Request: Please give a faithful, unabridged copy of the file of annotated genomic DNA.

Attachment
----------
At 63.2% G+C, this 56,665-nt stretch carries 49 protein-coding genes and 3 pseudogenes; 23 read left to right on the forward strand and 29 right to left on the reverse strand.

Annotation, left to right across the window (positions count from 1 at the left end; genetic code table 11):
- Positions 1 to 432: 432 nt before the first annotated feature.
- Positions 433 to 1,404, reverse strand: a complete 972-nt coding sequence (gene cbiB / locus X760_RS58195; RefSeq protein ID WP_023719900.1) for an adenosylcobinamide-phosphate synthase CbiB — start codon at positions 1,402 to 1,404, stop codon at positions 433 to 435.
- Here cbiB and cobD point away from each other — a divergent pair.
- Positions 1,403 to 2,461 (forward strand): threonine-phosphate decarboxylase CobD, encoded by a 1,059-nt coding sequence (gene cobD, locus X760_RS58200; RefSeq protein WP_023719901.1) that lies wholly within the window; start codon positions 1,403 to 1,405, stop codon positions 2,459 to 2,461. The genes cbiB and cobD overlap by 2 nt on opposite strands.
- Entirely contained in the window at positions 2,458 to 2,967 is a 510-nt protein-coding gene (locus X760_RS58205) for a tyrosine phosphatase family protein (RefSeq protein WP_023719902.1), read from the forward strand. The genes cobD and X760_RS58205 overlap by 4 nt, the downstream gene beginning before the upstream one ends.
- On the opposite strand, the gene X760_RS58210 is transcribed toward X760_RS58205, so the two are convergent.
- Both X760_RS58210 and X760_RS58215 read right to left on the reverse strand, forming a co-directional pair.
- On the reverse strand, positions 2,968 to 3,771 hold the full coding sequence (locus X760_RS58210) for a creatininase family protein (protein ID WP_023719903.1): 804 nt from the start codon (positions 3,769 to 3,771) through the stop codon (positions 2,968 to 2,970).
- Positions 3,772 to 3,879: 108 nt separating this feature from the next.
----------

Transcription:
At 63.2% G+C, this 56,665-nt stretch carries 49 protein-coding genes and 3 pseudogenes; 23 read left to right on the forward strand and 29 right to left on the reverse strand.

Annotation, left to right across the window (positions count from 1 at the left end; genetic code table 11):
- Positions 1 to 432: 432 nt before the first annotated feature.
- Positions 433 to 1,404, reverse strand: a complete 972-nt coding sequence (gene cbiB / locus X760_RS58195; RefSeq protein ID WP_023719900.1) for an adenosylcobinamide-phosphate synthase CbiB — start codon at positions 1,402 to 1,404, stop codon at positions 433 to 435.
- Here cbiB and cobD point away from each other — a divergent pair.
- Positions 1,403 to 2,461 (forward strand): threonine-phosphate decarboxylase CobD, encoded by a 1,059-nt coding sequence (gene cobD, locus X760_RS58200; RefSeq protein WP_023719901.1) that lies wholly within the window; start codon positions 1,403 to 1,405, stop codon positions 2,459 to 2,461. The genes cbiB and cobD overlap by 2 nt on opposite strands.
- Entirely contained in the window at positions 2,458 to 2,967 is a 510-nt protein-coding gene (locus X760_RS58205) for a tyrosine phosphatase family protein (RefSeq protein WP_023719902.1), read from the forward strand. The genes cobD and X760_RS58205 overlap by 4 nt, the downstream gene beginning before the upstream one ends.
- On the opposite strand, the gene X760_RS58210 is transcribed toward X760_RS58205, so the two are convergent.
- Both X760_RS58210 and X760_RS58215 read right to left on the reverse strand, forming a co-directional pair.
- On the reverse strand, positions 2,968 to 3,771 hold the full coding sequence (locus X760_RS58210) for a creatininase family protein (protein ID WP_023719903.1): 804 nt from the start codon (positions 3,769 to 3,771) through the stop codon (positions 2,968 to 2,970).
- Positions 3,772 to 3,879: 108 nt separating this feature from the next.